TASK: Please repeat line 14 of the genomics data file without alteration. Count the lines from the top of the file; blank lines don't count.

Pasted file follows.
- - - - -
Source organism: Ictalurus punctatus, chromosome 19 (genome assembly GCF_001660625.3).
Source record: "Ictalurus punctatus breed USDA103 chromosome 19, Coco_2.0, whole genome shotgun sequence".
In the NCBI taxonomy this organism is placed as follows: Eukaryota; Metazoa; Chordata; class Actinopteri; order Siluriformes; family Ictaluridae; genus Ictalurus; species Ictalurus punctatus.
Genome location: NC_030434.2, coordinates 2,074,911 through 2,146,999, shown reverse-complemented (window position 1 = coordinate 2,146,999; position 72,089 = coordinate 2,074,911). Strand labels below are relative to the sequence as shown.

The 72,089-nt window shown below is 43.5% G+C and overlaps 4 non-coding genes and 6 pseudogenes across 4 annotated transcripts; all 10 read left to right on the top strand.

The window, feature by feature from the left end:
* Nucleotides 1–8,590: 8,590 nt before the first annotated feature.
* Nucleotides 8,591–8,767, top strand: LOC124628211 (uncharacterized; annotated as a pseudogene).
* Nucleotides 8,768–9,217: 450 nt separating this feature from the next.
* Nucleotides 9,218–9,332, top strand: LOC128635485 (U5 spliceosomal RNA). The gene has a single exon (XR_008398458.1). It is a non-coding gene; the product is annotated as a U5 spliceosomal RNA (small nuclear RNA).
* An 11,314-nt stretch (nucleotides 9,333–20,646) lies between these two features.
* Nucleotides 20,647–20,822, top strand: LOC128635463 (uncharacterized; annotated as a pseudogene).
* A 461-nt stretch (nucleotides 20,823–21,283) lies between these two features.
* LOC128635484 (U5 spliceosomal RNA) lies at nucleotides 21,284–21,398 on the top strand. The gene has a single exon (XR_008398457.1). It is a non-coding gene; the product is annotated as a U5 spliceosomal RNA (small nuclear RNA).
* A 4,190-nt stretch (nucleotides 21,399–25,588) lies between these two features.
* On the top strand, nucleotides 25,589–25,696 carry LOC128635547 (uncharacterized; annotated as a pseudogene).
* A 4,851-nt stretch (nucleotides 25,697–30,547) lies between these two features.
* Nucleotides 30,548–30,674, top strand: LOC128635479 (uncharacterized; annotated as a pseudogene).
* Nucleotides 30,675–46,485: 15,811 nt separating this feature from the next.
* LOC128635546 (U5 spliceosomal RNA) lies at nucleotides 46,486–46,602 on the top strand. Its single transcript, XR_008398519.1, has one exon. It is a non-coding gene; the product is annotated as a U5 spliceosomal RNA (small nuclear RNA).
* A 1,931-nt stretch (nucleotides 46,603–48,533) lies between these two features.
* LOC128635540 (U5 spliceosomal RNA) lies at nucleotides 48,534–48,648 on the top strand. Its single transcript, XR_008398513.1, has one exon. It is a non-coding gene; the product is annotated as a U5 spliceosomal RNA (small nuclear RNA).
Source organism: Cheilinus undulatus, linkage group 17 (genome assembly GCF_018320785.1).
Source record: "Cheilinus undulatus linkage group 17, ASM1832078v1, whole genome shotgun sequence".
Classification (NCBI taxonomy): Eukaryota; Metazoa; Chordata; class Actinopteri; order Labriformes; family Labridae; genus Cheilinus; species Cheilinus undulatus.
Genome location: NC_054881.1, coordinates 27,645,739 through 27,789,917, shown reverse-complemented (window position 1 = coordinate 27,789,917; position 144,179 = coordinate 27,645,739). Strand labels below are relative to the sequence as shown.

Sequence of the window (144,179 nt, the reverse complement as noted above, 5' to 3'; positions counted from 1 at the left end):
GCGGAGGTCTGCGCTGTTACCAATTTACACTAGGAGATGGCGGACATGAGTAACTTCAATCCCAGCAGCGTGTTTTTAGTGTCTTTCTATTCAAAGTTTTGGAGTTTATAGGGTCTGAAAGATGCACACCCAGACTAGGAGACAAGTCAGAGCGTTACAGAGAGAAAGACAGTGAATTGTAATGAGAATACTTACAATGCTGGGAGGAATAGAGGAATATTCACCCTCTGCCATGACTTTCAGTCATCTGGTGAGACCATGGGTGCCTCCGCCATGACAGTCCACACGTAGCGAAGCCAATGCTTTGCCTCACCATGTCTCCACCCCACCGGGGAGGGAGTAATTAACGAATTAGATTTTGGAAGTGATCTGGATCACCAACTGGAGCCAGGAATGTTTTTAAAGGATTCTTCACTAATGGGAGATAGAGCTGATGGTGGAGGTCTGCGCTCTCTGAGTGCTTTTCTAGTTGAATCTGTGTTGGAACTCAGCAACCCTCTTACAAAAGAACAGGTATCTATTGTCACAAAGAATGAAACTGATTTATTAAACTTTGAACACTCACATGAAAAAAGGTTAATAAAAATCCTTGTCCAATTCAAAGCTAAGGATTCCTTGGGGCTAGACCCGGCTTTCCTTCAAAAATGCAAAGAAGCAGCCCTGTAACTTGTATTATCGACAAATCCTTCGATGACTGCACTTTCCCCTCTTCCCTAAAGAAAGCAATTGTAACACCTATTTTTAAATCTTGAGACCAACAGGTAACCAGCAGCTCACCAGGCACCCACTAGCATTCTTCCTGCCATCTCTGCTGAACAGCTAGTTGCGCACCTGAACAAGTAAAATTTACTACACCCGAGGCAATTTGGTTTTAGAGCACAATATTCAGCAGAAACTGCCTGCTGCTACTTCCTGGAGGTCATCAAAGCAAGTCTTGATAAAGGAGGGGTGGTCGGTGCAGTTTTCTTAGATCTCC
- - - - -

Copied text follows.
* LOC128635484 (U5 spliceosomal RNA) lies at nucleotides 21,284–21,398 on the top strand. The gene has a single exon (XR_008398457.1). It is a non-coding gene; the product is annotated as a U5 spliceosomal RNA (small nuclear RNA).